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South Africa’s Parliament to open on July 18 – President



South Africa's Cyril Ramaphosa, back centre, at his inauguration at the Union Buildings in Pretoria, South Africa, Wednesday, June 19, 2024.

South African President Cyril Ramaphosa has announced that the country’s Parliament will convene for its next term on July 18.

This comes as he continues to negotiate with other parties to form a Cabinet, a process that has been ongoing for two weeks.

The talks, aimed at sealing a multi-party government and appointing a Cabinet, have been marked by disagreements between Ramaphosa’s African National Congress (ANC) and the Democratic Alliance (DA), the second-largest party.

The two parties have been at odds over the division of ministerial positions and portfolios.

Correspondence between the two parties has been leaked, revealing tensions. In one letter, Ramaphosa accused the DA of “moving the goalposts” by increasing its demand from six Cabinet positions to eight, thereby jeopardizing the coalition agreement.

The DA, on the other hand, claims the ANC reneged on a promise to allow it to take control of the crucial Department of Trade and Industry.

Despite these challenges, Ramaphosa and DA leader John Steenhuisen have held face-to-face meetings in recent days.

The issues highlight the complexity of a coalition government bringing together two former political foes with starkly different ideologies.

The ANC, which lost its dominance in the May 29 election, has been forced to share power for the first time. It won 40% of the vote, while the DA secured 21%. Eight smaller parties have also joined the coalition, dubbed a government of national unity. The success of this coalition relies heavily on the ANC and DA finding common ground.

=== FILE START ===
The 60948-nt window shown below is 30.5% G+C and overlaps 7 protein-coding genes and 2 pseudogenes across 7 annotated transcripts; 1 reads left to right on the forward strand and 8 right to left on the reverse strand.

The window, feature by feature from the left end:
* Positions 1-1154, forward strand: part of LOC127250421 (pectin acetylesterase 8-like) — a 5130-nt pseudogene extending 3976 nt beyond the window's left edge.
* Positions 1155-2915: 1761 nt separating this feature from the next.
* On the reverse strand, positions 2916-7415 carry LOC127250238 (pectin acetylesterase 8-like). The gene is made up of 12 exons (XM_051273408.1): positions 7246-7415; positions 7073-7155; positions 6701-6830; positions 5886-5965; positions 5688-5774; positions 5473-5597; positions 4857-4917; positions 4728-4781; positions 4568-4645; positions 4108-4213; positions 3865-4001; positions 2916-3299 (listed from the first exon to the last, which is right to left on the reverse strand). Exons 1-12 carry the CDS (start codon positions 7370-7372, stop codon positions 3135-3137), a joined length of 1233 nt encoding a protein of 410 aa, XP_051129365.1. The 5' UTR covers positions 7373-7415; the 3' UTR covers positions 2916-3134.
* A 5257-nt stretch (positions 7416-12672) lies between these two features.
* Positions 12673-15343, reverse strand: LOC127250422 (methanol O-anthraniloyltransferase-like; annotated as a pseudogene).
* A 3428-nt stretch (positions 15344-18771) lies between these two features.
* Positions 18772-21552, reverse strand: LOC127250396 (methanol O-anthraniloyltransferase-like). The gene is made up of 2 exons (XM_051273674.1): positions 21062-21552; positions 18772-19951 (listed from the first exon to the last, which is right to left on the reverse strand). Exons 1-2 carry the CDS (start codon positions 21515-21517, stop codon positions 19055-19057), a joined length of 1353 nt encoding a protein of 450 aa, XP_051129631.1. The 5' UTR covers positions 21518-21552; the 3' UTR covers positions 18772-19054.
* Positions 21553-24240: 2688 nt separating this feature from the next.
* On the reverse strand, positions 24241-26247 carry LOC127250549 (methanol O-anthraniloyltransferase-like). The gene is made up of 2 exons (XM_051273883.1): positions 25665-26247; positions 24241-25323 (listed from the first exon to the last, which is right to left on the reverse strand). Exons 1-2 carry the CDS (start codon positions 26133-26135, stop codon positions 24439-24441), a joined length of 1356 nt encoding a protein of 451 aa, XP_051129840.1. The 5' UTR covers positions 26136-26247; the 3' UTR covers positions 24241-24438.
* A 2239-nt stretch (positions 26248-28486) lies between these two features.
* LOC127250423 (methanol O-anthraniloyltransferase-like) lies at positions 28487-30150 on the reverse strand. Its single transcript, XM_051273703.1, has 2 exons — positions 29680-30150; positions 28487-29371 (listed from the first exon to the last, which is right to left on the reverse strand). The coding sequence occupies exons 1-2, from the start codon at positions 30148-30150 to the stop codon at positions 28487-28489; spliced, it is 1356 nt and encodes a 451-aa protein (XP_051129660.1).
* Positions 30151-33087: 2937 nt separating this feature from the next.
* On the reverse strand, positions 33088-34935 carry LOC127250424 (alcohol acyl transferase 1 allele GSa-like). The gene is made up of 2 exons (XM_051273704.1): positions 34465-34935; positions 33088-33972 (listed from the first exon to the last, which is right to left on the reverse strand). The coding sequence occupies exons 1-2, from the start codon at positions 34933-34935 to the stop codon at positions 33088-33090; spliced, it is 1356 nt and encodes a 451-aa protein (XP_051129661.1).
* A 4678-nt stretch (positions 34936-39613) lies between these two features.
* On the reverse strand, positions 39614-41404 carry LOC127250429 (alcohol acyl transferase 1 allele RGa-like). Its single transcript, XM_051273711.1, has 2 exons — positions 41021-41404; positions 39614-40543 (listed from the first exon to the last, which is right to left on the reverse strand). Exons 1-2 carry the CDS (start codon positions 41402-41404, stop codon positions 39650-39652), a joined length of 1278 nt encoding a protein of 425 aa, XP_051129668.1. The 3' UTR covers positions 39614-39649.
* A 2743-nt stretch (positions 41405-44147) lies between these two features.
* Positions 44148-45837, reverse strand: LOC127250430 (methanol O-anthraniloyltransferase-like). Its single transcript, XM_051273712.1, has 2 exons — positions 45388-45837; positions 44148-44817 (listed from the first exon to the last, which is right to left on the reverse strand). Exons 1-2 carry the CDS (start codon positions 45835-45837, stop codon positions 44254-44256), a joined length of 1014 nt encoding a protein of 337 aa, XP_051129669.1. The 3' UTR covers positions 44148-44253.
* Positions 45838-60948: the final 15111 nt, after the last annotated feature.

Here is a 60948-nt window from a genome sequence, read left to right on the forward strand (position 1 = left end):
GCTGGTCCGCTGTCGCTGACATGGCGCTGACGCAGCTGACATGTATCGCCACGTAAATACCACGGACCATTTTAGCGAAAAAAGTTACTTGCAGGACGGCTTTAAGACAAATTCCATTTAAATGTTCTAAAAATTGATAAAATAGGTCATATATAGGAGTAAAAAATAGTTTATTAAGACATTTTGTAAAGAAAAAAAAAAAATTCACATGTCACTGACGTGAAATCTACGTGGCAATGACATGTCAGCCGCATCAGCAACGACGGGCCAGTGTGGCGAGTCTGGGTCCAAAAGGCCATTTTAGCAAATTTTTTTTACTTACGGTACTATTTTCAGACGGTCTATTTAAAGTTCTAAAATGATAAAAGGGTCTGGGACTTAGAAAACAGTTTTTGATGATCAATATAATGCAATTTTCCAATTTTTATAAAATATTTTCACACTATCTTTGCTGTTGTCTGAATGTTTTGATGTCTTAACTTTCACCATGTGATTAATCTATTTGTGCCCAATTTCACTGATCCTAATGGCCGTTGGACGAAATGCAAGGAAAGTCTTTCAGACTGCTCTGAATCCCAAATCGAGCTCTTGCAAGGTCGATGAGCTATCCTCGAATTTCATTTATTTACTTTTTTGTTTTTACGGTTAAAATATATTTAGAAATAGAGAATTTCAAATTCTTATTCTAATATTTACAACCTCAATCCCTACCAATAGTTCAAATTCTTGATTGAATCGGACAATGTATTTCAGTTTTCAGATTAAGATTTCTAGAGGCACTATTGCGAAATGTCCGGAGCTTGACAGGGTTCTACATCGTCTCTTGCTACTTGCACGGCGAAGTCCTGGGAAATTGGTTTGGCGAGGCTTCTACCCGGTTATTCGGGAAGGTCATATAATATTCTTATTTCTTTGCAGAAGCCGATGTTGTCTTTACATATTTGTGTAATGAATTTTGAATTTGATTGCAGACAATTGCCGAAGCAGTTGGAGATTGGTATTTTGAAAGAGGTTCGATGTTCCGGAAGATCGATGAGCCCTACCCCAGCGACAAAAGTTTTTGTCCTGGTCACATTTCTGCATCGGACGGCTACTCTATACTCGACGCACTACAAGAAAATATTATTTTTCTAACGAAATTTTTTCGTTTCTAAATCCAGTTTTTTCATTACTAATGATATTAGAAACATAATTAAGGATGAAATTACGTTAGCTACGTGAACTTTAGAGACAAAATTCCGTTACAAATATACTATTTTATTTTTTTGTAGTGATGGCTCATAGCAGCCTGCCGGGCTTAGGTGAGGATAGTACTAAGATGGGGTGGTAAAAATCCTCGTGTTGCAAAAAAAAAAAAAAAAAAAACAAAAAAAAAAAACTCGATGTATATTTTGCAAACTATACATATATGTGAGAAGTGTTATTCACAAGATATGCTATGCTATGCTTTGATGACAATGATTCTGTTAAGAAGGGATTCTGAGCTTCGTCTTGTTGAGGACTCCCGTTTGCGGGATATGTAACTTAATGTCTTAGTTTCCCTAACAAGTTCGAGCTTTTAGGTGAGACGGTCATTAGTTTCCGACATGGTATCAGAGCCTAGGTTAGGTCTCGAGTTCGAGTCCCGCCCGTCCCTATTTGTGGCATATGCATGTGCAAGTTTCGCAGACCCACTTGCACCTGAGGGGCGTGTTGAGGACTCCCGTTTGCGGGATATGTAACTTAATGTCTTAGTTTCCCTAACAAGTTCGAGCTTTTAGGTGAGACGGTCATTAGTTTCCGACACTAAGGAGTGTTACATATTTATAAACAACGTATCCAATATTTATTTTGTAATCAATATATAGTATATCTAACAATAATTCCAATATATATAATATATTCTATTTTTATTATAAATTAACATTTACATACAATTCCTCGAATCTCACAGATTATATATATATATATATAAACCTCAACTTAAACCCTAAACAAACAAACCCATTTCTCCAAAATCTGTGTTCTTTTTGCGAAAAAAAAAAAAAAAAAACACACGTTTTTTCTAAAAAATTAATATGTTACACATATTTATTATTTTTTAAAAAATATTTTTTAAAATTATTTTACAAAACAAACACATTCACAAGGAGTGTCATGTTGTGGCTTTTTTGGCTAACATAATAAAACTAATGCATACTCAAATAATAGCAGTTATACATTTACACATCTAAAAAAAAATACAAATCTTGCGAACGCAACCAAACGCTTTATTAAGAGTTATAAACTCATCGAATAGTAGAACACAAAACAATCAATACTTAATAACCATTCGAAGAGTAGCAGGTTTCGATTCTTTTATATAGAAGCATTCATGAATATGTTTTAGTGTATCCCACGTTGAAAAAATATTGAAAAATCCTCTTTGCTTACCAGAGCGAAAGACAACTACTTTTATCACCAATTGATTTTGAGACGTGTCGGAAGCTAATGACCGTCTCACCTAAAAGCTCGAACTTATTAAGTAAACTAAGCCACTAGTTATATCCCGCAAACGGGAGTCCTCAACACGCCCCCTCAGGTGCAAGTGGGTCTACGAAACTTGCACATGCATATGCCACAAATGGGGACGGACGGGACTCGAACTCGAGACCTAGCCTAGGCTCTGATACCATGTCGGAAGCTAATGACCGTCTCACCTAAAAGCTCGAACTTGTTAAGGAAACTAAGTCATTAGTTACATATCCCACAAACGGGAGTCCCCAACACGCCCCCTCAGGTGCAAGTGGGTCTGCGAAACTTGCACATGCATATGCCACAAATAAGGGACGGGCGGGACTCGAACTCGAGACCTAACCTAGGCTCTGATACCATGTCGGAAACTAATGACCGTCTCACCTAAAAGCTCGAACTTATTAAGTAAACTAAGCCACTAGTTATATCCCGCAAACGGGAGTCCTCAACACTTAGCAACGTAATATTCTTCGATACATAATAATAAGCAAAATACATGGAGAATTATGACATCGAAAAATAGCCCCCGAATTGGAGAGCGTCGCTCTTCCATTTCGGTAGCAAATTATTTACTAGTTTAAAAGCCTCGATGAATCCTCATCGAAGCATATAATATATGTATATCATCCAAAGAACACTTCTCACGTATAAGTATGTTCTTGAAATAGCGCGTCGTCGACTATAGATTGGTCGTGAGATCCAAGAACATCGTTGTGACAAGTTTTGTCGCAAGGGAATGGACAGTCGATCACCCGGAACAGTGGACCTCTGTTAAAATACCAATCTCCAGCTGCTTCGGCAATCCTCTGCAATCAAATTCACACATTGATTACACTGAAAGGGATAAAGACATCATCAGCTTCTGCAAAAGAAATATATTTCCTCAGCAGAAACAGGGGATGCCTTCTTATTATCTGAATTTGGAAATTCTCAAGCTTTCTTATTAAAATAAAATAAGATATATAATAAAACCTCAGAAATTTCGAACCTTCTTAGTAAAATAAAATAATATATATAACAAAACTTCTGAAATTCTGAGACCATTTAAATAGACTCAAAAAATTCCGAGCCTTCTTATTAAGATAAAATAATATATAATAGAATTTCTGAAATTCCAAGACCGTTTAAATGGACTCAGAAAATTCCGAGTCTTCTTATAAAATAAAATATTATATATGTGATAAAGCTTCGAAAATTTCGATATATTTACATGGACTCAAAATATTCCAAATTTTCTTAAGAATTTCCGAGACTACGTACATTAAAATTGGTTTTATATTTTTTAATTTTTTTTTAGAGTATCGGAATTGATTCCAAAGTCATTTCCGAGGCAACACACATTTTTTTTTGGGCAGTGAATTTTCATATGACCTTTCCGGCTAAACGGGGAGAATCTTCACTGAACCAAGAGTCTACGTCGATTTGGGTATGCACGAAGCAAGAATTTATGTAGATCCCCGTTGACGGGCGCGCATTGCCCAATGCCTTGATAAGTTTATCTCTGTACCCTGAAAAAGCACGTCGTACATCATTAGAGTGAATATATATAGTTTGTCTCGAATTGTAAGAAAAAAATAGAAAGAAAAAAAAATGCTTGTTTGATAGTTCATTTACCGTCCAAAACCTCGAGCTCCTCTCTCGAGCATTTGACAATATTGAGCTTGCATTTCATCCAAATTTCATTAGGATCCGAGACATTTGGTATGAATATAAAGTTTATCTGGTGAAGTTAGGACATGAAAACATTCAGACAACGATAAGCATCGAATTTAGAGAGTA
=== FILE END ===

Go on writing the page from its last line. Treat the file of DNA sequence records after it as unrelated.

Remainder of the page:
South African media reports suggest the DA may be on the verge of walking away from the power-sharing agreement, but ANC Secretary-General Fikile Mbalula has dispelled this, stating that the parties are “almost done” with the final agreement.

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The delay in announcing a Cabinet and a new government has eroded some of the optimism that followed the ANC and DA’s preliminary agreement to work together on June 14. That deal allowed Ramaphosa to be reelected as president for a second term with cross-party support.

Both parties had hailed the coalition as a new era of political unity that would help address South Africa’s socioeconomic problems, including high rates of inequality and unemployment.

However, the delay in forming a government has raised concerns about the country’s ability to address these pressing issues.

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